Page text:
I just wondered if you would consider commenting on some other of my favourites such as Merli, Pertile and especially, my personal favourite, Giovanni Martinelli. Apologies for the self publicity but I have tried to gather some information on him on my own site, http://www.danploy.com/martinelli_biography_p1.htm including a recording from La Juive which may tempt you to listen further, http://www.danploy.com/Music/Martinelli_La_Juive.mp3

Thank-you again for your insights and I look forward to reading more in the weeks to come.

Edmund St. Austell said...

Thank you for writing. Actually, I intend to do a piece on Martinelli fairly soon, Pertile after that. I appreciate your interest.

Anonymous said...

Thank you so much Sir Edmund for bringing up the subject, and dear Natalie and Chloe Hannah for sharing your excellent, insightful arguments on this issue. Both the articles and commentaries provide enjoyable, enriching reads, as always. With our dear blogger's indulgence, I would just share a new/prospective audience's opinion. After all, we are the reasons modern directors tend to hold up for their eccentric productions.

As a fairly new audience to opera, I have had my own share of dilemma ( on a much less sophisticated level, of course :) over the essence of opera and how operatic masterpieces should ideally be presented. Also as a supporter of innovation and modernization, I was surprised to realize that I had gradually developed a similar viewpoint as the one so eloquently presented in this article.

For what it's worth, I agree with Natalie's definition of this art form as "a combination of beautiful, expressive, powerful sound, coupled with meaningful words", and it is based on this assumption that I find the musical facet of opera should be the only natural and uncompromisable vedette of the performance!

I am also convinced that an opera audience needs to be a dreamer. So, considering the fact that (due to limitations of the material dimension) no extent of budget, visual technology or scenic creativity can match what mind can imagine, the highly individualistic interpretations of modern directors, ironically, seem to turn out to be too rigid to allow the public to feel personally engaged in musical daydreaming.

I apologize for my lack of sense of brevity and end this extra long comment by saying that, while writing off the idea of innovation in opera is would be a shame, audiences like me cannot help but feel intellectually demeaned by some of the fanfares presented as opera, with us as their 'target audience' .

Edmund St. Austell said...

Thank you very much for providing a balanced and thought-provoking perspective on this interesting and somewhat troubling dilemma. What you say makes a LOT of sense, and I for one am going to go back a re-read it! A much appreciated comment!

Markella said...

When I was a teenager, I lived for three years with Tito and Tilde Gobbi on their estate in Rome, studying almost daily with Maestro while also singing in his public master classes in London and Firenze. I remember Gobbi frequently lamenting the gradual shift in focus away from the singer and toward the director. In his case, at that time in his life, he rarely attended performances anymore citing that as one of the reasons.

I have also experienced personally the shift, often observing with amusement some new 'hot' director being propelled into the upper echelons of the opera world frequently for less-than-ethical reasons, and often without appropriate merit. After 'arriving,' most behave like subhuman autocrats and a few seem humbled by their newly found fortune and try to foster an egalitarian sense of collaboration.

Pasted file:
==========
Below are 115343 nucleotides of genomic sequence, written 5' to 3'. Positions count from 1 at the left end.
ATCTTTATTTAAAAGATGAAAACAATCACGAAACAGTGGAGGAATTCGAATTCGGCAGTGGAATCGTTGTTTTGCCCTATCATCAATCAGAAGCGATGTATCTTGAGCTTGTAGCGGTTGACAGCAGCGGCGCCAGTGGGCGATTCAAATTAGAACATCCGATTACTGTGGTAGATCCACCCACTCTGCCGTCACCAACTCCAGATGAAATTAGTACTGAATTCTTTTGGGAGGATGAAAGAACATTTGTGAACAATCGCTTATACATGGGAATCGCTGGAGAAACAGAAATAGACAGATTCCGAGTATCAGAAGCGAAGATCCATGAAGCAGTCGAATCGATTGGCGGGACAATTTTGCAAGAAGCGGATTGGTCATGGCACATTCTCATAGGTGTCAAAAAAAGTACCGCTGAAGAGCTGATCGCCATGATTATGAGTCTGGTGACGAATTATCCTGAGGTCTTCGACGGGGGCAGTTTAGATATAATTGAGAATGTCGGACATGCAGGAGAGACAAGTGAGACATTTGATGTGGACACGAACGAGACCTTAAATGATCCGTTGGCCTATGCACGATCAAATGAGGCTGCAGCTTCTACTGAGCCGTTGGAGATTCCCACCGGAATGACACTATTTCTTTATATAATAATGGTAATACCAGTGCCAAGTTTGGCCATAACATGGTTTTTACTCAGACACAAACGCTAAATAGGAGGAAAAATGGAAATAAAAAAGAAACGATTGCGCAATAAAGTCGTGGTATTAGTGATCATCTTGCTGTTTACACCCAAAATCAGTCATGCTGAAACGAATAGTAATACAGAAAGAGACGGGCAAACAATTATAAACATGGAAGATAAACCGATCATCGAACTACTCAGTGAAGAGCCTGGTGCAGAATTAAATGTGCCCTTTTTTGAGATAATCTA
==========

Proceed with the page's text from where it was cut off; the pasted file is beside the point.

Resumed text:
I recall one of my own experiences as Amneris dealing with Zeffirelli in his Aida at Teatro dell'Opera di Roma where his autocratic rudeness was beyond acceptable. I was rehearsing simultaneously Didon in Les Troyens with LSO, and had little patience for his antics, so I walked out and went back to London. After the management persuaded him to at least pretend to be human, I did return and do several performances, but I didn't talk to him. (My father always told me, "If you mix with crap, you risk becoming crap yourself."

While I recognize that Zeffirelli may have served a purpose at one point, by then I considered him cliched and even pedestrian. Unfortunately he had many imitators.

I prefer the Robert Wilson's of the opera world, where, in my opinion, the concepts are deep, profound and tremendously revealing if the audience actually is able to perceive it. Of all the directors I worked with over the years, he was one of the few doing things I felt were actually moving the art form forward. Doing Judith in his Bluebeard's Castle in Salzburg are still my favorite performances. Was he a prima donna? Well, yes he could be, but, to me, no more or less that any of us can be given the right set of circumstances.

I have noted over the years the best performances arise out of a spirited sense of equality between singer, conductor, director and everyone else involved in the production. I always gave the same amount of respect to the assistant stage managers as I did the conductors and directors. Of course, in all cases, the respect had to be earned. When certain directors realize that they need to behave in a manner that continually elicits respect, the opera world will be healthier. ~Markella Hatziano

Edmund St. Austell said...

Thank you very much indeed for a very authoritative and extremely well written commentary. The distinction of your own career certainly qualifies your views far beyond the ordinary range of opinions. YOu make exceptionally good points, and I think it would be very hard indeed to disagree with them. Thank you once again for visiting our blog, and for giving us the benefit of your vast experience in the opera world. Edmund

Gioacchino Florio-Maragioglio said...

«I have noted over the years the best performances arise out of a spirited sense of equality between singer, conductor, director and everyone else involved in the production. I always gave the same amount of respect to the assistant stage managers as I did the conductors and directors. Of course, in all cases, the respect had to be earned. When certain directors realize that they need to behave in a manner that continually elicits respect, the opera world will be healthier.»

Of all the things I have heard about opera direction and production in recent times, this is the BEST. Reading it has made much joy in my day!